app.use(express.static(__dirname + '/public'))

app.use(bodyParser.json()); // for parsing application/json
    extended: true
})); //for parsing url encoded

// view engine ejs
app.set('view engine', 'ejs');

// routes


//START ===================================================
http.listen(app.get('port'), function() {
    console.log('listening on port ' + app.get('port'));

This port must be public and accessible, not just on a localhost.

For the moment, this server is a blank page, showing and processing nothing.

You’ll then need a Slack App: just follow this link to create one.

Then, you’ll have to configure your controller. The controller is the brain of your bot. It contains every skill and configuration. Below is my botkit.js file. It has almost the same content found in Botkit’s Starter kit available here: https://github.com/howdyai/botkit-starter-slack

var mongoUri = 'mongodb://localhost:27017/nameofyourDB'
var database = require('../config/database')({
    mongoUri: mongoUri
var request = require('request')

if (!process.env.SLACK_ID || !process.env.SLACK_SECRET || !process.env.PORT) {
    console.log('Error: Specify SLACK_ID SLACK_SECRET and PORT in environment');

var controller = Botkit.slackbot({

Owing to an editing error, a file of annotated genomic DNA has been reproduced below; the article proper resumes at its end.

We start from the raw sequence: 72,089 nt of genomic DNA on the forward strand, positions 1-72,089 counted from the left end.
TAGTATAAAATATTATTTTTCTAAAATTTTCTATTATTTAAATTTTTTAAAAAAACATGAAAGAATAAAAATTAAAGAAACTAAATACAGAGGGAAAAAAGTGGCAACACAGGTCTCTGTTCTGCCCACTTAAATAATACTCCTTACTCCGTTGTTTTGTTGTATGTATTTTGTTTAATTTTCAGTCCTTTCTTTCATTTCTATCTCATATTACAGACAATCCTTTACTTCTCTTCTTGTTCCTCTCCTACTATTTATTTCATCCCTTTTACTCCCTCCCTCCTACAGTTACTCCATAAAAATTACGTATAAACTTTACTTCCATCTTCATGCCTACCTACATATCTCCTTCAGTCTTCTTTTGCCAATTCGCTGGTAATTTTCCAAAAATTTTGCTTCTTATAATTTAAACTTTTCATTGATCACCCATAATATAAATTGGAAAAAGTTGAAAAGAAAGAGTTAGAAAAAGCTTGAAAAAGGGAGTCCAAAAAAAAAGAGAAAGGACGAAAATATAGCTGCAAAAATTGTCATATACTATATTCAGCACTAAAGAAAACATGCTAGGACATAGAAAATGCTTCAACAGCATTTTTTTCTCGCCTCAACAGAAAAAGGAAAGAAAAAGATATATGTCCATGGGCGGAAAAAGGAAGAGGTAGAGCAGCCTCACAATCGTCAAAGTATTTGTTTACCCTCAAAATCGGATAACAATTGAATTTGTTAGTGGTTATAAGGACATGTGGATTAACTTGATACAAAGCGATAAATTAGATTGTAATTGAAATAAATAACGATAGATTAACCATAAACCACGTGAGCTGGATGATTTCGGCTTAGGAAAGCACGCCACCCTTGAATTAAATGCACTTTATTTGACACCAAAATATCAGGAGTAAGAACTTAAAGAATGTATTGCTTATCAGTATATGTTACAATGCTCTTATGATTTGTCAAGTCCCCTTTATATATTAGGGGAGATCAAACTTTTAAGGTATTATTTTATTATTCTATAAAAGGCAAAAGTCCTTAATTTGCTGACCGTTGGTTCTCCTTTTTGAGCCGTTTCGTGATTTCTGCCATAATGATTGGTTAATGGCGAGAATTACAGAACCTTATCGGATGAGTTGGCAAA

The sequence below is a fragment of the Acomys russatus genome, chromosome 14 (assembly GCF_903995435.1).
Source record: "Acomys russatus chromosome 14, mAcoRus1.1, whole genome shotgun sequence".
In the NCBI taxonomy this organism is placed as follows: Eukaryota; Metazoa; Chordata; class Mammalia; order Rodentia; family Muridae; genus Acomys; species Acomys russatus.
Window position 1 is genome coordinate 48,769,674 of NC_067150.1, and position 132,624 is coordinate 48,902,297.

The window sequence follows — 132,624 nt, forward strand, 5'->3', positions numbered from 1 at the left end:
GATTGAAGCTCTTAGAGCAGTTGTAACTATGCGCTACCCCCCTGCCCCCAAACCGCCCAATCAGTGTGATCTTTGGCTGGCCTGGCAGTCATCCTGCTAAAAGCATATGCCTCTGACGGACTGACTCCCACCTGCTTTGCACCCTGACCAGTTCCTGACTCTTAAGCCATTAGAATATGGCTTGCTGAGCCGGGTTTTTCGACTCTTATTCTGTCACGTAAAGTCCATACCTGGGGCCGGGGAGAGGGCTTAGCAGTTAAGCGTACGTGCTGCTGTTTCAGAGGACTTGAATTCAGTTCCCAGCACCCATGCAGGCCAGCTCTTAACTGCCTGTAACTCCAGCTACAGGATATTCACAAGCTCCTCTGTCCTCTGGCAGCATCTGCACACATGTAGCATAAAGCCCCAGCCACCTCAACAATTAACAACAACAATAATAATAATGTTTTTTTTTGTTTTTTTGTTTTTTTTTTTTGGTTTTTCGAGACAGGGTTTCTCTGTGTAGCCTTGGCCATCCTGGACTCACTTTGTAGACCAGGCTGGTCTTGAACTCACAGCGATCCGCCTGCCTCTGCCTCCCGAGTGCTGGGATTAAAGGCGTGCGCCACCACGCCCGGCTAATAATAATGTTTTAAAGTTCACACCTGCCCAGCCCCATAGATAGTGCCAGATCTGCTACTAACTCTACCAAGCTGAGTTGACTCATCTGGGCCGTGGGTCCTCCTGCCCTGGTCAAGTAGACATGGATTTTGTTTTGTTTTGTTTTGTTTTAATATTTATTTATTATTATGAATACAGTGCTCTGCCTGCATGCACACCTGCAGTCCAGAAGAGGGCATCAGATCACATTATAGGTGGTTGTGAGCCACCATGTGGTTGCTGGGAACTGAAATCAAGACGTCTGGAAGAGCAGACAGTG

storage: database,
    clientVerificationToken: process.env.SLACK_TOKEN

exports.controller = controller
//CONNECTION FUNCTIONS=====================================================

exports.connect = function(team_config) {
        var bot = controller.spawn(team_config);
        controller.trigger('create_bot', [bot, team_config]);
    // just a simple way to make sure we don't
    // connect to the RTM twice for the same team
var _bots = {};

function trackBot(bot) {
    _bots[bot.config.token] = bot;

controller.on('create_bot', function(bot, team) {
    if (_bots[bot.config.token]) {
        // already online! do nothing.
        console.log("already online! do nothing.")
    } else {
        bot.startRTM(function(err) {
            if (!err) {
                console.log("RTM ok")
                controller.saveTeam(team, function(err, id) {
                    if (err) {
                        console.log("Error saving team")
                    } else {
                        console.log("Team " + team.name + " saved")
            } else {
                console.log("RTM failed")
                user: team.createdBy
            }, function(err, convo) {
                if (err) {
                } else {
                    convo.say('I am a bot that has just joined your team');